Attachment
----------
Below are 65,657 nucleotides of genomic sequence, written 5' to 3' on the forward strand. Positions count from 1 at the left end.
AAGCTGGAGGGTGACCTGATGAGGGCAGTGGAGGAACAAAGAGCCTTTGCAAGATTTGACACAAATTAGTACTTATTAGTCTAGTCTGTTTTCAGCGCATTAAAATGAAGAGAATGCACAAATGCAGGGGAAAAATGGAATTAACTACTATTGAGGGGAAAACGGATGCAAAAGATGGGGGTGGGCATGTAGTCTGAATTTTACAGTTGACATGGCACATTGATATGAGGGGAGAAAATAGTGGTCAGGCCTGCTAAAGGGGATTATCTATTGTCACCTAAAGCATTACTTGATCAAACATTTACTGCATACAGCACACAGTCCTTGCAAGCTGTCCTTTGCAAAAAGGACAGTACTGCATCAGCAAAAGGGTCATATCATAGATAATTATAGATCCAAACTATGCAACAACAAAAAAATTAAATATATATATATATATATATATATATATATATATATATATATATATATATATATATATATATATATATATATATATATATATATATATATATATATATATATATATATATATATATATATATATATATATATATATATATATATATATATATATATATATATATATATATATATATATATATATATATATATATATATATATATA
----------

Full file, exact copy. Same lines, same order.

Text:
Below are 65,657 nucleotides of genomic sequence, written 5' to 3' on the forward strand. Positions count from 1 at the left end.
AAGCTGGAGGGTGACCTGATGAGGGCAGTGGAGGAACAAAGAGCCTTTGCAAGATTTGACACAAATTAGTACTTATTAGTCTAGTCTGTTTTCAGCGCATTAAAATGAAGAGAATGCACAAATGCAGGGGAAAAATGGAATTAACTACTATTGAGGGGAAAACGGATGCAAAAGATGGGGGTGGGCATGTAGTCTGAATTTTACAGTTGACATGGCACATTGATATGAGGGGAGAAAATAGTGGTCAGGCCTGCTAAAGGGGATTATCTATTGTCACCTAAAGCATTACTTGATCAAACATTTACTGCATACAGCACACAGTCCTTGCAAGCTGTCCTTTGCAAAAAGGACAGTACTGCATCAGCAAAAGGGTCATATCATAGATAATTATAGATCCAAACTATGCAACAACAAAAAAATTAAATATATATATATATATATATATATATATATATATATATATATATATATATATATATATATATATATATATATATATATATATATATATATATATATATATATATATATATATATATATATATATATATATATATATATATATATATATATATATATATATATATATATATATATATATATATATATATATATATATATATATATA